News & Insights
June 12, 2015
On April 20, 2015, the U.S. Equal Employment Opportunity Commission (“EEOC”) published a Notice of Proposed Rulemaking on the Americans with Disabilities Act (“ADA”) and Employee Wellness Programs. While this is not a final rule and is not binding, the Proposed Rule provides insight into the EEOC’s focus on wellness programs. The proposed rule would amend ADA regulations and the EEOC’s own interpretive guidance with regard to these programs, and provides employers with guidance on how to structure a wellness program that does not run afoul of the ADA.
The proposed rule explains what an employee wellness program is, what it means for the program to be “voluntary,” what incentives employers can offer as part of a voluntary employee health program, and what requirements apply concerning confidentiality of employee medical information obtained by the employer during the course of the program.
What are wellness programs?
Wellness programs have become an increasingly popular way to both control health care costs for employers and to improve the wellbeing of employees. Wellness programs can be designed in a number of ways. Some wellness programs merely ask employees to engage in healthier behavior, such as becoming more active or eating better, while other programs are contingent on the employees’ health and seek medical information or documentation from employees or request that employees undergo certain screening for risk factors, such as high blood pressure or cholesterol. Programs that fall into the second category have implications under the ADA and other federal laws, as they can include medical exams.
What is a permissible wellness program under the Proposed Rule?
Under the proposed rule, an employer may only offer limited incentives, whether in the form of a reward or penalty, to promote an employee’s participation in a wellness program that includes disability-related inquiries or medical examinations if employee participation is voluntary. In most circumstances, the incentives are limited and cannot exceed 30 percent of the total cost of employee-only coverage. Therefore, an employer cannot require employees to participate, cannot deny coverage under any of its group health plans or particular benefits packages within a group health plan, and cannot take any other adverse action against employees who decline participation in an employee health program or fail to achieve certain health outcomes.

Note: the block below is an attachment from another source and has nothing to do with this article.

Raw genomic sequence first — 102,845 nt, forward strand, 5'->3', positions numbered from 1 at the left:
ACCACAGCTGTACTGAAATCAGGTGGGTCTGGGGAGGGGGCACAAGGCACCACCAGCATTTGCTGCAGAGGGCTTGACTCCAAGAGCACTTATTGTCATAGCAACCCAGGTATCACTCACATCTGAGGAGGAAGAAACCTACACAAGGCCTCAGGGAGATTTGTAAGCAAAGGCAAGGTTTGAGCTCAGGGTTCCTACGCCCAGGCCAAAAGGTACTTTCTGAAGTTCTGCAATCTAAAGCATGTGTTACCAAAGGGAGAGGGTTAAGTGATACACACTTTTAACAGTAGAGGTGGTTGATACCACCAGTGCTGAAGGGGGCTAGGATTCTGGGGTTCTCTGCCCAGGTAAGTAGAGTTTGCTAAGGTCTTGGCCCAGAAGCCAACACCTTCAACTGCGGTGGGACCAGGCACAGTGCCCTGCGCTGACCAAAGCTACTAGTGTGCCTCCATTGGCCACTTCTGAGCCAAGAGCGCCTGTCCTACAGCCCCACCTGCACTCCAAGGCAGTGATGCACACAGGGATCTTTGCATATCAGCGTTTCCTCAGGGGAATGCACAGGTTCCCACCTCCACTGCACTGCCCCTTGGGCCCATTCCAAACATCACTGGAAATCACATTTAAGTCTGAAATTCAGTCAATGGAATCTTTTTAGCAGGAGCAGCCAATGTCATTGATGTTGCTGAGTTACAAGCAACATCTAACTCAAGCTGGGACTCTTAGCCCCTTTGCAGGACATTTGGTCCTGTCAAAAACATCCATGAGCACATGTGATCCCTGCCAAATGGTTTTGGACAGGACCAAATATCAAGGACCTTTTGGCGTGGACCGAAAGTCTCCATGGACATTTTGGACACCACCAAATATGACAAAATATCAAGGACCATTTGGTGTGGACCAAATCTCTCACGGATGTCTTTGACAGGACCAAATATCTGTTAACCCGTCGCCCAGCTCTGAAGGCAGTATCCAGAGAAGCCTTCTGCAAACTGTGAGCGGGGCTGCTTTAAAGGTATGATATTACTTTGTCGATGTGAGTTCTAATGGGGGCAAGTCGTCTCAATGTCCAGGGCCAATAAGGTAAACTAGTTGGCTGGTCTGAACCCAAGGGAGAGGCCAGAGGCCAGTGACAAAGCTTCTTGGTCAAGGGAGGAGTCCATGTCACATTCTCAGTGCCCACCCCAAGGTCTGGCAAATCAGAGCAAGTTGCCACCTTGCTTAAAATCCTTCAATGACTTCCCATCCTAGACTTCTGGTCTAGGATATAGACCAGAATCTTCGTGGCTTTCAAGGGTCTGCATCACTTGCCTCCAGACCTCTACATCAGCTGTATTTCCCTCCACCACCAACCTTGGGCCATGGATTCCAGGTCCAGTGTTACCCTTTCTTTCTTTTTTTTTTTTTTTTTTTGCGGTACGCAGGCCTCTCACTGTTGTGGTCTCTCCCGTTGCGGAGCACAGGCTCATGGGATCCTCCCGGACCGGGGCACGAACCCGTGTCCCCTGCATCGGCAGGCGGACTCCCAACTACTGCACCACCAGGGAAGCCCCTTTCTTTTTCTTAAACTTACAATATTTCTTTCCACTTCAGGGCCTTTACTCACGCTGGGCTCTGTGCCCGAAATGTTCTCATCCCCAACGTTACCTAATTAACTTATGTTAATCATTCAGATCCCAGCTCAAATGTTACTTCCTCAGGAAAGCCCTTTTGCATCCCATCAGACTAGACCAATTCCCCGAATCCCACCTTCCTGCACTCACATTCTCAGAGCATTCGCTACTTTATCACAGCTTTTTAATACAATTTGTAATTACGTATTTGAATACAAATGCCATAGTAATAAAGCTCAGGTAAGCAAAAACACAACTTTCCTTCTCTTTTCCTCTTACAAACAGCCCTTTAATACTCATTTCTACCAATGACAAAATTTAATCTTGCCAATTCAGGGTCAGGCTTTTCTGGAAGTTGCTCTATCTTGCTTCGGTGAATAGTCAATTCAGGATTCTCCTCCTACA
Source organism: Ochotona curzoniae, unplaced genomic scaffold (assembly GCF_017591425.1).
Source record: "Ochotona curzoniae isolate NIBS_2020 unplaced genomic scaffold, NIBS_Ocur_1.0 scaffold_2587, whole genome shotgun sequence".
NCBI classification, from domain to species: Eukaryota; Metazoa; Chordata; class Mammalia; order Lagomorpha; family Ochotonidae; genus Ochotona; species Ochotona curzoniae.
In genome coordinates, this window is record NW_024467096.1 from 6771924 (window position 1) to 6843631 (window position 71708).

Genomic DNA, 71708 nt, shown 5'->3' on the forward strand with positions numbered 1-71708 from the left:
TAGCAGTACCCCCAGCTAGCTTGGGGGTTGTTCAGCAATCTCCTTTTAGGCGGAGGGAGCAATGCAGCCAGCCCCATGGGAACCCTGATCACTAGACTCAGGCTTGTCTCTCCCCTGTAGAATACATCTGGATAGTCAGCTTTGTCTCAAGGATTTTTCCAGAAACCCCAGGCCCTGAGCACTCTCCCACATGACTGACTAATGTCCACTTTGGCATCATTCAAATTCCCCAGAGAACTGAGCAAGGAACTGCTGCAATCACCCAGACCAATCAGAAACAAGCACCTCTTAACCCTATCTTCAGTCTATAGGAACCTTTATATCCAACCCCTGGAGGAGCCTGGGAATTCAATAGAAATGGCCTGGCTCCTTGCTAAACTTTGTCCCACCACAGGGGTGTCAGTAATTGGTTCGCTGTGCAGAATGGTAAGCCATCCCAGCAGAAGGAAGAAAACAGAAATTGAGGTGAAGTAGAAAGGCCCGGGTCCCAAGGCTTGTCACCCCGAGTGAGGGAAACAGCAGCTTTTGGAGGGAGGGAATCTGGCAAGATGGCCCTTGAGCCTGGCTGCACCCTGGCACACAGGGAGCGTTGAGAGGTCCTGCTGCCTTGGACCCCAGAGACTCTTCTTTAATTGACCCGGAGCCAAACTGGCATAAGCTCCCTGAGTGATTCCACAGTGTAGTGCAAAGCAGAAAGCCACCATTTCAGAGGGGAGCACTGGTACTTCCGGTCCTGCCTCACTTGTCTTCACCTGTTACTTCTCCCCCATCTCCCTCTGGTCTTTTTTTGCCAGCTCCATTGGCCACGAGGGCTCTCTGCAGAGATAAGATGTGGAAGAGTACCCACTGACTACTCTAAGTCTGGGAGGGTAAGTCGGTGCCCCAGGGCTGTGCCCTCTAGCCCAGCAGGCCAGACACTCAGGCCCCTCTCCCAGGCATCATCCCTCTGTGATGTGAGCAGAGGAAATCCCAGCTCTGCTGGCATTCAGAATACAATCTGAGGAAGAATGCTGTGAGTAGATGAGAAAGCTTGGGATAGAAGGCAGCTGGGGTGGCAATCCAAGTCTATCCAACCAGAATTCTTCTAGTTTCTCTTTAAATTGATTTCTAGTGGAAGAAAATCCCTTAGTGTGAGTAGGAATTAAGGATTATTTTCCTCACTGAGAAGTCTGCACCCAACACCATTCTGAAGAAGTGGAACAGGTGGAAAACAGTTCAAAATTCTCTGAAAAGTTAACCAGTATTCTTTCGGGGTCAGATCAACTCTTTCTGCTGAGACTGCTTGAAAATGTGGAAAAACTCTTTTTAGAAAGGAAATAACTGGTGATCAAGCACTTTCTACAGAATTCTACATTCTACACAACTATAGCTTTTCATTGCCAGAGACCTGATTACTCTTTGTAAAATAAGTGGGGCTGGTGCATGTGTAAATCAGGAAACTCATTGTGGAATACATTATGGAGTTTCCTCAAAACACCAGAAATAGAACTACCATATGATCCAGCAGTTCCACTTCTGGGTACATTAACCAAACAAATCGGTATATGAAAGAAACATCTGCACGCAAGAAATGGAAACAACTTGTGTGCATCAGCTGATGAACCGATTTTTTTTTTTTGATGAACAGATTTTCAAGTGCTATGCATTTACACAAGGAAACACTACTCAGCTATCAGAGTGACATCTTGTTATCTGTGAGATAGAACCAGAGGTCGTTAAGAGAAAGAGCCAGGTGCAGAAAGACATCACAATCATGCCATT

To summarize, the proposed rule provides the following:
- Wellness programs must be voluntary
- Wellness programs must be reasonably designed to promote health or prevent disease
- Employers may offer limited incentives for employees to participate in wellness programs or to achieve certain health outcomes
- Medical information obtained as part of a wellness program must be kept confidential
- Employers must provide reasonable accommodations that enable employees with disabilities to participate and to earn whatever incentives the employer offers
What should employers do in the meantime?
While the proposed rule is not yet binding, employers may already be subject to certain requirements under the ADA or other laws. Employers should ensure that wellness programs are voluntary, employers are not denying health insurance to employees who do not participate, and employers are not taking any adverse employment action against employees who do not participate in wellness programs. Employers should also provide reasonable accommodations to employees with disabilities to allow those employees to participate in the programs.
The proposed rule can be accessed here. Please contact Denis Jacobson at (336) 271-5242 (email@example.com), or Sarah Negus at (336) 271-5256, (firstname.lastname@example.org) in the employment law and litigation practice groups, if you have any questions concerning your wellness program.
© 2015 Tuggle Duggins P.A. All Rights Reserved. The purpose of this bulletin is to provide a general summary of significant legal developments. It is not intended to constitute legal advice or a recommended course of action in any given situation. It is not intended to be, and should not be, relied upon by the recipient in making decisions of a legal nature. Moreover, information contained in this bulletin may have changed subsequent to its publication. This bulletin does not create an attorney-client relationship between Tuggle Duggins P.A. and the recipient. Therefore, please consult legal counsel before making any decisions or taking any action concerning the issues discussed herein.